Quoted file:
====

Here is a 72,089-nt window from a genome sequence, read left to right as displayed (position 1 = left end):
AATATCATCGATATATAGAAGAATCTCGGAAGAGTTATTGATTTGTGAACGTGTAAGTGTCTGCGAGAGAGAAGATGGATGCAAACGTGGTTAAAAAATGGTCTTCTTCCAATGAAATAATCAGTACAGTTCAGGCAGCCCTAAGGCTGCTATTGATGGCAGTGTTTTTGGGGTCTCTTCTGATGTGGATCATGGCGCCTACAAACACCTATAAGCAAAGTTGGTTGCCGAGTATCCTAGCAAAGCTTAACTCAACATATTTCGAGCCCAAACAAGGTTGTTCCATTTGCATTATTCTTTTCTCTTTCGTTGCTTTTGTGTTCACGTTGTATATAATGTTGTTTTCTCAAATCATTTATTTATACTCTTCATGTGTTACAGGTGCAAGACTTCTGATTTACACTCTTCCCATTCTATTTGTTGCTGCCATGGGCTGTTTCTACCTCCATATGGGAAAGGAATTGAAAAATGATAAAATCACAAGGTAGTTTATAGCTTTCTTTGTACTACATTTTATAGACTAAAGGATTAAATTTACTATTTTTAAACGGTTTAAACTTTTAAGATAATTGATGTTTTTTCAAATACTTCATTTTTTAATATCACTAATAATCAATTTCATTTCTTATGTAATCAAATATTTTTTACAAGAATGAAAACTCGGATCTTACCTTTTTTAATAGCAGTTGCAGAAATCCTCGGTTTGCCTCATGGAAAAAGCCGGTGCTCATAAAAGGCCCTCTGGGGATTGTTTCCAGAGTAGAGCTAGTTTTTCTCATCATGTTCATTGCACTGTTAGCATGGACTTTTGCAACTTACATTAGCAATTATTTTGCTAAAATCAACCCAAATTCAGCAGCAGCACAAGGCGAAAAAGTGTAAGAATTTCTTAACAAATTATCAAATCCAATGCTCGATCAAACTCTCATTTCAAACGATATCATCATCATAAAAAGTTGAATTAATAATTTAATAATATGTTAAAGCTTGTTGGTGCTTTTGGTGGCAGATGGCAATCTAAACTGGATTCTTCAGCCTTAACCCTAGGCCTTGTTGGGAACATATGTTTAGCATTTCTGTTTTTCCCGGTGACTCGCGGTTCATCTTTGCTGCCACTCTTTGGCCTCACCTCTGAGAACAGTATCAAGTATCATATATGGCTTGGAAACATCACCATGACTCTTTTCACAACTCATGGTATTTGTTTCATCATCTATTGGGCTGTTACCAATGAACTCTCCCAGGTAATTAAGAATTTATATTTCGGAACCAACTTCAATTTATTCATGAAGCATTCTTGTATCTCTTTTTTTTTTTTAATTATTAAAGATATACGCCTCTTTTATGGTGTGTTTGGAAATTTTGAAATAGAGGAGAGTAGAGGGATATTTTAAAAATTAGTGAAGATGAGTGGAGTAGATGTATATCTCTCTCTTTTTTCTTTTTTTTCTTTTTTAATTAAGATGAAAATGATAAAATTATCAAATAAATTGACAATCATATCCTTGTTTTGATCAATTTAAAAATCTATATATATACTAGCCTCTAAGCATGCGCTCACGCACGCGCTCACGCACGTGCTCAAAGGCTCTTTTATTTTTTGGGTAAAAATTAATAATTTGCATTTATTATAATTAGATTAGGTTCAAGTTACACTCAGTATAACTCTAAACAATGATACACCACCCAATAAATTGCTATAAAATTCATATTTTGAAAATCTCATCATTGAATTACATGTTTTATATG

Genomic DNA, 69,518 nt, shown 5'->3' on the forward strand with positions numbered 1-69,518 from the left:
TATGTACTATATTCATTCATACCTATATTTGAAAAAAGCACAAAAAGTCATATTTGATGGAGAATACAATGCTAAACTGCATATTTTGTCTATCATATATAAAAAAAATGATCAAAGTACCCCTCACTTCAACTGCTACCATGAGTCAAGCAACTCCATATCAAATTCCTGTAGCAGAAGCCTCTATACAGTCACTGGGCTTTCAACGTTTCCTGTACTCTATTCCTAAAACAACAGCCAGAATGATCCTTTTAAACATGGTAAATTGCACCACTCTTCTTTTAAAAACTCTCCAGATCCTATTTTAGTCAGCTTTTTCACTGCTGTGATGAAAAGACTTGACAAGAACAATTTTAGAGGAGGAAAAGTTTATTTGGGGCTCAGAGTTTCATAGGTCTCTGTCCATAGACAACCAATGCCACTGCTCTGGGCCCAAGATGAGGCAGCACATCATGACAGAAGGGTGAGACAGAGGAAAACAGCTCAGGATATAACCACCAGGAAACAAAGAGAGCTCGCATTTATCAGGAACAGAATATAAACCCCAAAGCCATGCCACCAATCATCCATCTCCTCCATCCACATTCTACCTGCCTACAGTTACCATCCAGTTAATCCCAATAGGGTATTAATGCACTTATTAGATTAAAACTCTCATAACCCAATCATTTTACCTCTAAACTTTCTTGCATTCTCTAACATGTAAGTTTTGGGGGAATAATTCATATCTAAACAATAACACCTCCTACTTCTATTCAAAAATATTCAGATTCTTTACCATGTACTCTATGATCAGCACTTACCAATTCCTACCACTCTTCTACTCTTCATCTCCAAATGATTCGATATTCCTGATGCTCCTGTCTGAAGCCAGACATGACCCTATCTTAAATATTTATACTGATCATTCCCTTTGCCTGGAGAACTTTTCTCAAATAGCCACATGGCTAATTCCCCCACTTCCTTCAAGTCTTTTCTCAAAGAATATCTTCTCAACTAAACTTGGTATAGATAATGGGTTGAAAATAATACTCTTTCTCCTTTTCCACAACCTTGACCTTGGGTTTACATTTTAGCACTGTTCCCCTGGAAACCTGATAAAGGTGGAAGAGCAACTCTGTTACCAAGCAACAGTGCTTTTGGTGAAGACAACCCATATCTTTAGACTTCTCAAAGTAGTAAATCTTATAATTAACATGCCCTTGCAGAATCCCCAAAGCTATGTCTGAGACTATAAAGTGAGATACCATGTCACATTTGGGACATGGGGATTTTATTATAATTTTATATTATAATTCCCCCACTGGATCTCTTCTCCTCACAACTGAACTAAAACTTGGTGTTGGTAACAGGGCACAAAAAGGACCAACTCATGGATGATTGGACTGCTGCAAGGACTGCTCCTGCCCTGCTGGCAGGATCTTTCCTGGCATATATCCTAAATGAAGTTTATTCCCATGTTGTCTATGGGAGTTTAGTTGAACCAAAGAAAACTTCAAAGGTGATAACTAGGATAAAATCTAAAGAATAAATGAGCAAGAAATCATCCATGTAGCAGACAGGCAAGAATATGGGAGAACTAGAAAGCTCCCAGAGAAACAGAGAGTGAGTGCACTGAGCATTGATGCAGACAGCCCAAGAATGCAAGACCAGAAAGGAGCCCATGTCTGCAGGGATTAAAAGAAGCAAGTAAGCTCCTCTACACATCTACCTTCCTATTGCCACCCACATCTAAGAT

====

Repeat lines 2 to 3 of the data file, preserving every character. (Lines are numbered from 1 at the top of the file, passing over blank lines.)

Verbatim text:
AATATCATCGATATATAGAAGAATCTCGGAAGAGTTATTGATTTGTGAACGTGTAAGTGTCTGCGAGAGAGAAGATGGATGCAAACGTGGTTAAAAAATGGTCTTCTTCCAATGAAATAATCAGTACAGTTCAGGCAGCCCTAAGGCTGCTATTGATGGCAGTGTTTTTGGGGTCTCTTCTGATGTGGATCATGGCGCCTACAAACACCTATAAGCAAAGTTGGTTGCCGAGTATCCTAGCAAAGCTTAACTCAACATATTTCGAGCCCAAACAAGGTTGTTCCATTTGCATTATTCTTTTCTCTTTCGTTGCTTTTGTGTTCACGTTGTATATAATGTTGTTTTCTCAAATCATTTATTTATACTCTTCATGTGTTACAGGTGCAAGACTTCTGATTTACACTCTTCCCATTCTATTTGTTGCTGCCATGGGCTGTTTCTACCTCCATATGGGAAAGGAATTGAAAAATGATAAAATCACAAGGTAGTTTATAGCTTTCTTTGTACTACATTTTATAGACTAAAGGATTAAATTTACTATTTTTAAACGGTTTAAACTTTTAAGATAATTGATGTTTTTTCAAATACTTCATTTTTTAATATCACTAATAATCAATTTCATTTCTTATGTAATCAAATATTTTTTACAAGAATGAAAACTCGGATCTTACCTTTTTTAATAGCAGTTGCAGAAATCCTCGGTTTGCCTCATGGAAAAAGCCGGTGCTCATAAAAGGCCCTCTGGGGATTGTTTCCAGAGTAGAGCTAGTTTTTCTCATCATGTTCATTGCACTGTTAGCATGGACTTTTGCAACTTACATTAGCAATTATTTTGCTAAAATCAACCCAAATTCAGCAGCAGCACAAGGCGAAAAAGTGTAAGAATTTCTTAACAAATTATCAAATCCAATGCTCGATCAAACTCTCATTTCAAACGATATCATCATCATAAAAAGTTGAATTAATAATTTAATAATATGTTAAAGCTTGTTGGTGCTTTTGGTGGCAGATGGCAATCTAAACTGGATTCTTCAGCCTTAACCCTAGGCCTTGTTGGGAACATATGTTTAGCATTTCTGTTTTTCCCGGTGACTCGCGGTTCATCTTTGCTGCCACTCTTTGGCCTCACCTCTGAGAACAGTATCAAGTATCATATATGGCTTGGAAACATCACCATGACTCTTTTCACAACTCATGGTATTTGTTTCATCATCTATTGGGCTGTTACCAATGAACTCTCCCAGGTAATTAAGAATTTATATTTCGGAACCAACTTCAATTTATTCATGAAGCATTCTTGTATCTCTTTTTTTTTTTTAATTATTAAAGATATACGCCTCTTTTATGGTGTGTTTGGAAATTTTGAAATAGAGGAGAGTAGAGGGATATTTTAAAAATTAGTGAAGATGAGTGGAGTAGATGTATATCTCTCTCTTTTTTCTTTTTTTTCTTTTTTAATTAAGATGAAAATGATAAAATTATCAAATAAATTGACAATCATATCCTTGTTTTGATCAATTTAAAAATCTATATATATACTAGCCTCTAAGCATGCGCTCACGCACGCGCTCACGCACGTGCTCAAAGGCTCTTTTATTTTTTGGGTAAAAATTAATAATTTGCATTTATTATAATTAGATTAGGTTCAAGTTACACTCAGTATAACTCTAAACAATGATACACCACCCAATAAATTGCTATAAAATTCATATTTTGAAAATCTCATCATTGAATTACATGTTTTATATG

Genomic DNA, 69,518 nt, shown 5'->3' on the forward strand with positions numbered 1-69,518 from the left: